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Episode #199: Big news for a very small Python runtime

Published Thu, Sep 17, 2020, recorded Wed, Sep 9, 2020.

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Michael #1: micropython updated

  • via Matt Trentini
  • v1.13 is packed with features and bugfixes including solid asyncio support and tasty BLE improvements. Heck, we've even got the walrus operator.
  • a new implementation of the uasyncio module which aims to be more compatible with CPython's asyncio module.
  • The main change is to use a Task object for each coroutine, allowing more flexibility to queue tasks in various places, eg the main run loop, tasks waiting on events, locks or other tasks.
  • It no longer requires pre-allocating a fixed queue size for the main run loop.
  • Most code in this repository is now auto-formatted using uncrustify for C code and Black for Python code.
  • BlueKitchen BTstack bindings have been added for the ubluetooth module, as an optional alternative to the NimBLE stack. The unix port can now be built with BLE support using these bindings
  • Other Bluetooth additions include: new events for service/characteristic/ descriptor discovery complete; new events for read done and indicate acknowledgement; and support for active scanning in BLE.gap_scan().
  • PEP 526 has been (Walrus)
  • There has been an important bug fix when importing ARM machine code from an .mpy file: the system now correctly tracks the executable memory allocated to the machine code so this memory is not reclaimed by the garbage collector.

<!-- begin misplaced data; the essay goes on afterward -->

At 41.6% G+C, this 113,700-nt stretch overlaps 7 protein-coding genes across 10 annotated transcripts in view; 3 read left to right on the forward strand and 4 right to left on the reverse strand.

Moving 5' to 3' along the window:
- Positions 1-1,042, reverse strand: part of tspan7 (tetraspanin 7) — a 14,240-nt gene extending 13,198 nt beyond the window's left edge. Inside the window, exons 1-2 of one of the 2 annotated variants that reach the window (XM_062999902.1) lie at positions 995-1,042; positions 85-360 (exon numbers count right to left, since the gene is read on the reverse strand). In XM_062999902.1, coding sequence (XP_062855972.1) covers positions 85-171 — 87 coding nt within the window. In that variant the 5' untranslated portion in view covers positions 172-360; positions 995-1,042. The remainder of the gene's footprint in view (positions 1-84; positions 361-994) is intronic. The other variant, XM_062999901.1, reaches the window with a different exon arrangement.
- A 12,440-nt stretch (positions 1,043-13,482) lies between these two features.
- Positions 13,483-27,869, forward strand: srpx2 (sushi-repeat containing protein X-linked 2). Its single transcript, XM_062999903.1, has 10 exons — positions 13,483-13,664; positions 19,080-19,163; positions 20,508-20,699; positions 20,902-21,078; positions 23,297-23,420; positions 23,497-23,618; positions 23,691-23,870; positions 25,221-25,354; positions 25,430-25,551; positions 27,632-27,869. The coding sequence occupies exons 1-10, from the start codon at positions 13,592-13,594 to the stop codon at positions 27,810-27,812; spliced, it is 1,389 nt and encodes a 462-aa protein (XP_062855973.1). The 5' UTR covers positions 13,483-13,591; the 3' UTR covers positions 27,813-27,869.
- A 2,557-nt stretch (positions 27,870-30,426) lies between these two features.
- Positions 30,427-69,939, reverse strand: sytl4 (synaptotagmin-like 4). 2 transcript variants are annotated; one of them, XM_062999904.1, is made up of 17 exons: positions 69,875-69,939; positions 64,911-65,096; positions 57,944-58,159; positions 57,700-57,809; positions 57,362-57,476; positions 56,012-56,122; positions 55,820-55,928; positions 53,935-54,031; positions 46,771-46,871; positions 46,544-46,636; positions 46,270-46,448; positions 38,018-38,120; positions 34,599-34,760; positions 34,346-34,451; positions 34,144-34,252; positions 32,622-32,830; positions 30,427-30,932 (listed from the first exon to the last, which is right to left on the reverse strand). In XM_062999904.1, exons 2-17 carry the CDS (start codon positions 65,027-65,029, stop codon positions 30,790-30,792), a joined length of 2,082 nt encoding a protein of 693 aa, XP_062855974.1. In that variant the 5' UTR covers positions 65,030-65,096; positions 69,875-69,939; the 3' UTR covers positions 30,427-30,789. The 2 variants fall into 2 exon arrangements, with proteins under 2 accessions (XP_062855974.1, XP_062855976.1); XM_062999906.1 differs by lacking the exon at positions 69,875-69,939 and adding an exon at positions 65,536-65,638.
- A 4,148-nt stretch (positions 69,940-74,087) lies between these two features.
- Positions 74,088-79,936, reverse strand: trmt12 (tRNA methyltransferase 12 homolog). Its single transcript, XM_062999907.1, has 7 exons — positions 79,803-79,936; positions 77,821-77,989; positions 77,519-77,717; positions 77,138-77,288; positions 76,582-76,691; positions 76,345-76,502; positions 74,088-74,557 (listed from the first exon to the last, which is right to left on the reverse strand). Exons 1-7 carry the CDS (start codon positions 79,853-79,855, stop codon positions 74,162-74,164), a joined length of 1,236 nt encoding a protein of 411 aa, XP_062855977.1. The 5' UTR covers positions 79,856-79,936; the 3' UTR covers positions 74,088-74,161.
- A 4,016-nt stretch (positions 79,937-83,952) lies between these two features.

• For testing, a multi-instance test runner has been added (see tests/run-multitests.py) which allows running a synchronised test across two or more MicroPython targets.
  • There are breaking changes
  • First release since Dec 19, 2019

Brian #2: respx: A utility for mocking out the Python HTTPX library

    import httpx
    import respx

    @respx.mock
    def test_something():
        request = respx.post("https://foo.bar/baz/", status_code=201)
        response = httpx.post("https://foo.bar/baz/")
        assert request.called
        assert response.status_code == 201
  • Documentation includes examples of using respx with both pytest and unittest, including how to set up mocked_api fixtures for pytest.
  • There’s call statistics you can assert on.
  • Ability to raise exceptions, return non-200 status codes, set custom return content.
  • Content can be generated in a callback method.
  • JSON content can be returned
  • Tons of nice options to help test your httpx based application.

Michael #3: GetPy - A Vectorized Python Dict/Set

  • The goal of GetPy is to provide the highest performance python dict/set that integrates into the python scientific ecosystem.
  • GetPy is a thin binding to the Parallel Hashmap (https://github.com/greg7mdp/parallel-hashmap.git) which is the current state of the art unordered map/set with minimal memory overhead and fast runtime speed.